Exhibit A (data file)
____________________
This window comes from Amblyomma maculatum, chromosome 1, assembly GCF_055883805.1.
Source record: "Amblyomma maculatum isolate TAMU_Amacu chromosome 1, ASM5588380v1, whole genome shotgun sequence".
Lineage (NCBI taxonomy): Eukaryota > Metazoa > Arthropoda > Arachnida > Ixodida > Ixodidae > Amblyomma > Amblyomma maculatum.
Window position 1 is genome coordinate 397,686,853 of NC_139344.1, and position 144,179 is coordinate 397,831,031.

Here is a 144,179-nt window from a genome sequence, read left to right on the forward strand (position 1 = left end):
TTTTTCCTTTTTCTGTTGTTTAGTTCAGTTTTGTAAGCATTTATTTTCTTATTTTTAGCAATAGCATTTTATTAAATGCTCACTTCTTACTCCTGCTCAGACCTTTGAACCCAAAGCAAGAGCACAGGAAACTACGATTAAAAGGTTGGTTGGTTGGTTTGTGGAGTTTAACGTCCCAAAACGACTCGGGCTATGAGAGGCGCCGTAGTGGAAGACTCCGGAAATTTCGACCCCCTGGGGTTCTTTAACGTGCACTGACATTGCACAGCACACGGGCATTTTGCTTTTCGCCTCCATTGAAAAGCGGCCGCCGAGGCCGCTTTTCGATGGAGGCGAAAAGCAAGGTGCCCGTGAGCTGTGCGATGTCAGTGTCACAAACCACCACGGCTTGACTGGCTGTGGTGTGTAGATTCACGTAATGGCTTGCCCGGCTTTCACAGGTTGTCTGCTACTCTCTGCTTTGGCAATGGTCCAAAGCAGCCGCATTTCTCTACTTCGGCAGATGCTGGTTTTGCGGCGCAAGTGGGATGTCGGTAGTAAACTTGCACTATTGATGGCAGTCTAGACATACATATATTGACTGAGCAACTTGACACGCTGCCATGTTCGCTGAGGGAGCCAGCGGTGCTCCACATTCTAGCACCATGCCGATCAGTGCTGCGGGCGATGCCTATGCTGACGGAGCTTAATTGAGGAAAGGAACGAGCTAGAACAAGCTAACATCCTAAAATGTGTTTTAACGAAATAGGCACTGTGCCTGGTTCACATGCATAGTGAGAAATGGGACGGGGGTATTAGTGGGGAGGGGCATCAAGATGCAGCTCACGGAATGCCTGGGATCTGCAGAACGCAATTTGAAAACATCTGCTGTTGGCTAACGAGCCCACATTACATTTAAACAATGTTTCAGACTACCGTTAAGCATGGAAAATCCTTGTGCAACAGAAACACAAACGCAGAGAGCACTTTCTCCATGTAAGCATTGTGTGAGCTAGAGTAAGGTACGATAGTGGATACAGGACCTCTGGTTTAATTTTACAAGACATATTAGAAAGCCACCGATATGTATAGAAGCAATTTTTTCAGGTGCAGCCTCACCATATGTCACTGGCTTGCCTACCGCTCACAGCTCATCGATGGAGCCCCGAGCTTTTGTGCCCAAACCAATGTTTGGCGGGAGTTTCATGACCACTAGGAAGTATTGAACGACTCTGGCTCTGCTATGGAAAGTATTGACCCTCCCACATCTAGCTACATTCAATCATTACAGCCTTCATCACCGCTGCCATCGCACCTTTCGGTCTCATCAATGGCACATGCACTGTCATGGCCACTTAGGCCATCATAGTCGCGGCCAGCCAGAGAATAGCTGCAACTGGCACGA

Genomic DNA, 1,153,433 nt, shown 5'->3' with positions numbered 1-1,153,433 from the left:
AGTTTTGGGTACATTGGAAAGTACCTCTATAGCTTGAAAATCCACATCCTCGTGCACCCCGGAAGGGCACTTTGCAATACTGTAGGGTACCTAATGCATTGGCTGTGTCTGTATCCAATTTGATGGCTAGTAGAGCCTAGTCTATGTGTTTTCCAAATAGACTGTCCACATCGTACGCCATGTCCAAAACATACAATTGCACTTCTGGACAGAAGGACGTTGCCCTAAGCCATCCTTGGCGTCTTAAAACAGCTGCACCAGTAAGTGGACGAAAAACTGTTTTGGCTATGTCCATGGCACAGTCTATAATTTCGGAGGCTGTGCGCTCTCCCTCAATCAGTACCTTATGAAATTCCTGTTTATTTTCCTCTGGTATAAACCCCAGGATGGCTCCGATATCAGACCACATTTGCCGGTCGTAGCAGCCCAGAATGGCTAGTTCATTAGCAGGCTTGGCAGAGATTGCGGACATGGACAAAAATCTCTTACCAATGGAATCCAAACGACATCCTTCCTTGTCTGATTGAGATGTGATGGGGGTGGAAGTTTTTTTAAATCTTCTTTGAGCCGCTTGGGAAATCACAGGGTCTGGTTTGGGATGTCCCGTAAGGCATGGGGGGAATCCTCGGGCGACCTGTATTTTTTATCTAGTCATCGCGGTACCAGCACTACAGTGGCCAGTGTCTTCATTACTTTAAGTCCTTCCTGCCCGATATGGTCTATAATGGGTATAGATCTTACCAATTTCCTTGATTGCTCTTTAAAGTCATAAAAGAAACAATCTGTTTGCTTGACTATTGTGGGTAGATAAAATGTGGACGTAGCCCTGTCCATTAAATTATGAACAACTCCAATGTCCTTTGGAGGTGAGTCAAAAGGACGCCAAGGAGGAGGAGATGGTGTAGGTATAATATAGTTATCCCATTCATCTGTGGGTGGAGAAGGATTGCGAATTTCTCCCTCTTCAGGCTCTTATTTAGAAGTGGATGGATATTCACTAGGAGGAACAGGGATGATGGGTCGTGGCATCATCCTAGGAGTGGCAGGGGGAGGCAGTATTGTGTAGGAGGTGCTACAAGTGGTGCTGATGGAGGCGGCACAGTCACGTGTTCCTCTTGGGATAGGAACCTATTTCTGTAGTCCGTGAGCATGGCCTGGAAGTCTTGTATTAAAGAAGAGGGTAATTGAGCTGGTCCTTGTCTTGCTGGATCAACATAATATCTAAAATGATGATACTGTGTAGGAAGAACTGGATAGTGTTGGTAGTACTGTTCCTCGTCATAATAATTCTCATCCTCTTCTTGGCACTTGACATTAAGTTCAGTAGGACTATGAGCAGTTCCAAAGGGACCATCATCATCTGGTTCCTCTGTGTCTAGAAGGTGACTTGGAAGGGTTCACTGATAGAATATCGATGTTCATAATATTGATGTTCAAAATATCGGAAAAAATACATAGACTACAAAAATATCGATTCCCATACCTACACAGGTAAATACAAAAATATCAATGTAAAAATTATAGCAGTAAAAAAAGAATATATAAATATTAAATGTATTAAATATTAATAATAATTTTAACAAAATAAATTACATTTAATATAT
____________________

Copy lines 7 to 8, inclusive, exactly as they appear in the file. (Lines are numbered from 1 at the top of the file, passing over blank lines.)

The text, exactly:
Genomic DNA, 1,153,433 nt, shown 5'->3' with positions numbered 1-1,153,433 from the left:
AGTTTTGGGTACATTGGAAAGTACCTCTATAGCTTGAAAATCCACATCCTCGTGCACCCCGGAAGGGCACTTTGCAATACTGTAGGGTACCTAATGCATTGGCTGTGTCTGTATCCAATTTGATGGCTAGTAGAGCCTAGTCTATGTGTTTTCCAAATAGACTGTCCACATCGTACGCCATGTCCAAAACATACAATTGCACTTCTGGACAGAAGGACGTTGCCCTAAGCCATCCTTGGCGTCTTAAAACAGCTGCACCAGTAAGTGGACGAAAAACTGTTTTGGCTATGTCCATGGCACAGTCTATAATTTCGGAGGCTGTGCGCTCTCCCTCAATCAGTACCTTATGAAATTCCTGTTTATTTTCCTCTGGTATAAACCCCAGGATGGCTCCGATATCAGACCACATTTGCCGGTCGTAGCAGCCCAGAATGGCTAGTTCATTAGCAGGCTTGGCAGAGATTGCGGACATGGACAAAAATCTCTTACCAATGGAATCCAAACGACATCCTTCCTTGTCTGATTGAGATGTGATGGGGGTGGAAGTTTTTTTAAATCTTCTTTGAGCCGCTTGGGAAATCACAGGGTCTGGTTTGGGATGTCCCGTAAGGCATGGGGGGAATCCTCGGGCGACCTGTATTTTTTATCTAGTCATCGCGGTACCAGCACTACAGTGGCCAGTGTCTTCATTACTTTAAGTCCTTCCTGCCCGATATGGTCTATAATGGGTATAGATCTTACCAATTTCCTTGATTGCTCTTTAAAGTCATAAAAGAAACAATCTGTTTGCTTGACTATTGTGGGTAGATAAAATGTGGACGTAGCCCTGTCCATTAAATTATGAACAACTCCAATGTCCTTTGGAGGTGAGTCAAAAGGACGCCAAGGAGGAGGAGATGGTGTAGGTATAATATAGTTATCCCATTCATCTGTGGGTGGAGAAGGATTGCGAATTTCTCCCTCTTCAGGCTCTTATTTAGAAGTGGATGGATATTCACTAGGAGGAACAGGGATGATGGGTCGTGGCATCATCCTAGGAGTGGCAGGGGGAGGCAGTATTGTGTAGGAGGTGCTACAAGTGGTGCTGATGGAGGCGGCACAGTCACGTGTTCCTCTTGGGATAGGAACCTATTTCTGTAGTCCGTGAGCATGGCCTGGAAGTCTTGTATTAAAGAAGAGGGTAATTGAGCTGGTCCTTGTCTTGCTGGATCAACATAATATCTAAAATGATGATACTGTGTAGGAAGAACTGGATAGTGTTGGTAGTACTGTTCCTCGTCATAATAATTCTCATCCTCTTCTTGGCACTTGACATTAAGTTCAGTAGGACTATGAGCAGTTCCAAAGGGACCATCATCATCTGGTTCCTCTGTGTCTAGAAGGTGACTTGGAAGGGTTCACTGATAGAATATCGATGTTCATAATATTGATGTTCAAAATATCGGAAAAAATACATAGACTACAAAAATATCGATTCCCATACCTACACAGGTAAATACAAAAATATCAATGTAAAAATTATAGCAGTAAAAAAAGAATATATAAATATTAAATGTATTAAATATTAATAATAATTTTAACAAAATAAATTACATTTAATATAT